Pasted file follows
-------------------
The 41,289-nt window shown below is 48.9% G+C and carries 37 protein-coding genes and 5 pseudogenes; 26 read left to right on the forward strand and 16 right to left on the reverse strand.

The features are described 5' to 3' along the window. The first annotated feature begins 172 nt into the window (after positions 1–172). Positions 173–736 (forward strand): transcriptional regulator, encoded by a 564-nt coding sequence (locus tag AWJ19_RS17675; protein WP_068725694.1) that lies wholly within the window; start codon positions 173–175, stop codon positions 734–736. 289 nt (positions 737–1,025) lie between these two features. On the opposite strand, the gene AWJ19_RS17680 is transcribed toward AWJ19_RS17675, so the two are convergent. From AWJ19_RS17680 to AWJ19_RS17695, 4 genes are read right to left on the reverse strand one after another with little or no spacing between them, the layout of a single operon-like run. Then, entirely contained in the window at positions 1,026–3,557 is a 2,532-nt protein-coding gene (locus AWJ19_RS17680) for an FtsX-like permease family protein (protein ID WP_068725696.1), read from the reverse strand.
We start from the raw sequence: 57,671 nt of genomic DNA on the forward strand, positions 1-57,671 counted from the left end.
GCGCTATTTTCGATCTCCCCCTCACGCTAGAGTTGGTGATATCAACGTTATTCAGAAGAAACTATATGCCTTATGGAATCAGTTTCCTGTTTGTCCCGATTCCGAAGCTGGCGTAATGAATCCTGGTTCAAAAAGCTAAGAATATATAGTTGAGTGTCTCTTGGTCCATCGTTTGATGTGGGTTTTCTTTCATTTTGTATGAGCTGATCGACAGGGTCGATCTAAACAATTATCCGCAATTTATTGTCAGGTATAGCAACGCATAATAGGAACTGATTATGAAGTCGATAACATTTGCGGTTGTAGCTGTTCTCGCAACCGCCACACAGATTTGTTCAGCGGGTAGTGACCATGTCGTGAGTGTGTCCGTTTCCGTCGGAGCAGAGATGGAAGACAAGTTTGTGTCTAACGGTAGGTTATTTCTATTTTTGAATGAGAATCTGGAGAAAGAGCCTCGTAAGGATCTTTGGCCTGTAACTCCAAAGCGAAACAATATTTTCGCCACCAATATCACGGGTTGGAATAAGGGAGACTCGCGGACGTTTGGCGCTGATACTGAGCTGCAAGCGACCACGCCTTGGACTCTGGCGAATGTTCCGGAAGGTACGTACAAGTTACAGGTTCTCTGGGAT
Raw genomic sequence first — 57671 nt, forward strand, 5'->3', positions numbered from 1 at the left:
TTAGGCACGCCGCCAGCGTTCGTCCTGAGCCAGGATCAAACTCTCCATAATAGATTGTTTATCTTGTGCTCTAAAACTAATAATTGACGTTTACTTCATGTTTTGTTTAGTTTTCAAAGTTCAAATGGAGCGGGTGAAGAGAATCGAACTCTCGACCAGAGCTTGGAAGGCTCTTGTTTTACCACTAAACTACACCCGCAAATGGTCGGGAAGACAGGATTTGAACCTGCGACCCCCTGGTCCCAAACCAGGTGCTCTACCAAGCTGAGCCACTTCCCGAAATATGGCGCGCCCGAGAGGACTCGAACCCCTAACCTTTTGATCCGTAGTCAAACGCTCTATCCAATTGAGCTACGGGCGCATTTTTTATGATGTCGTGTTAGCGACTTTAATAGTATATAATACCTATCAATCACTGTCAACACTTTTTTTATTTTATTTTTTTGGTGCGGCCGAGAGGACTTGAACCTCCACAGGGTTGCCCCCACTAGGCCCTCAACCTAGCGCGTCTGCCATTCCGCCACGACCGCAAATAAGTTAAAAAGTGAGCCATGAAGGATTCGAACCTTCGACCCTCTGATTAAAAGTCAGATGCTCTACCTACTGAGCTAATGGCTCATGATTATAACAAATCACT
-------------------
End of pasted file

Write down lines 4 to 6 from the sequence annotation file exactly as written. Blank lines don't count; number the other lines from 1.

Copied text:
GCGCTATTTTCGATCTCCCCCTCACGCTAGAGTTGGTGATATCAACGTTATTCAGAAGAAACTATATGCCTTATGGAATCAGTTTCCTGTTTGTCCCGATTCCGAAGCTGGCGTAATGAATCCTGGTTCAAAAAGCTAAGAATATATAGTTGAGTGTCTCTTGGTCCATCGTTTGATGTGGGTTTTCTTTCATTTTGTATGAGCTGATCGACAGGGTCGATCTAAACAATTATCCGCAATTTATTGTCAGGTATAGCAACGCATAATAGGAACTGATTATGAAGTCGATAACATTTGCGGTTGTAGCTGTTCTCGCAACCGCCACACAGATTTGTTCAGCGGGTAGTGACCATGTCGTGAGTGTGTCCGTTTCCGTCGGAGCAGAGATGGAAGACAAGTTTGTGTCTAACGGTAGGTTATTTCTATTTTTGAATGAGAATCTGGAGAAAGAGCCTCGTAAGGATCTTTGGCCTGTAACTCCAAAGCGAAACAATATTTTCGCCACCAATATCACGGGTTGGAATAAGGGAGACTCGCGGACGTTTGGCGCTGATACTGAGCTGCAAGCGACCACGCCTTGGACTCTGGCGAATGTTCCGGAAGGTACGTACAAGTTACAGGTTCTCTGGGAT
Raw genomic sequence first — 57671 nt, forward strand, 5'->3', positions numbered from 1 at the left:
TTAGGCACGCCGCCAGCGTTCGTCCTGAGCCAGGATCAAACTCTCCATAATAGATTGTTTATCTTGTGCTCTAAAACTAATAATTGACGTTTACTTCATGTTTTGTTTAGTTTTCAAAGTTCAAATGGAGCGGGTGAAGAGAATCGAACTCTCGACCAGAGCTTGGAAGGCTCTTGTTTTACCACTAAACTACACCCGCAAATGGTCGGGAAGACAGGATTTGAACCTGCGACCCCCTGGTCCCAAACCAGGTGCTCTACCAAGCTGAGCCACTTCCCGAAATATGGCGCGCCCGAGAGGACTCGAACCCCTAACCTTTTGATCCGTAGTCAAACGCTCTATCCAATTGAGCTACGGGCGCATTTTTTATGATGTCGTGTTAGCGACTTTAATAGTATATAATACCTATCAATCACTGTCAACACTTTTTTTATTTTATTTTTTTGGTGCGGCCGAGAGGACTTGAACCTCCACAGGGTTGCCCCCACTAGGCCCTCAACCTAGCGCGTCTGCCATTCCGCCACGACCGCAAATAAGTTAAAAAGTGAGCCATGAAGGATTCGAACCTTCGACCCTCTGATTAAAAGTCAGATGCTCTACCTACTGAGCTAATGGCTCATGATTATAACAAATCACT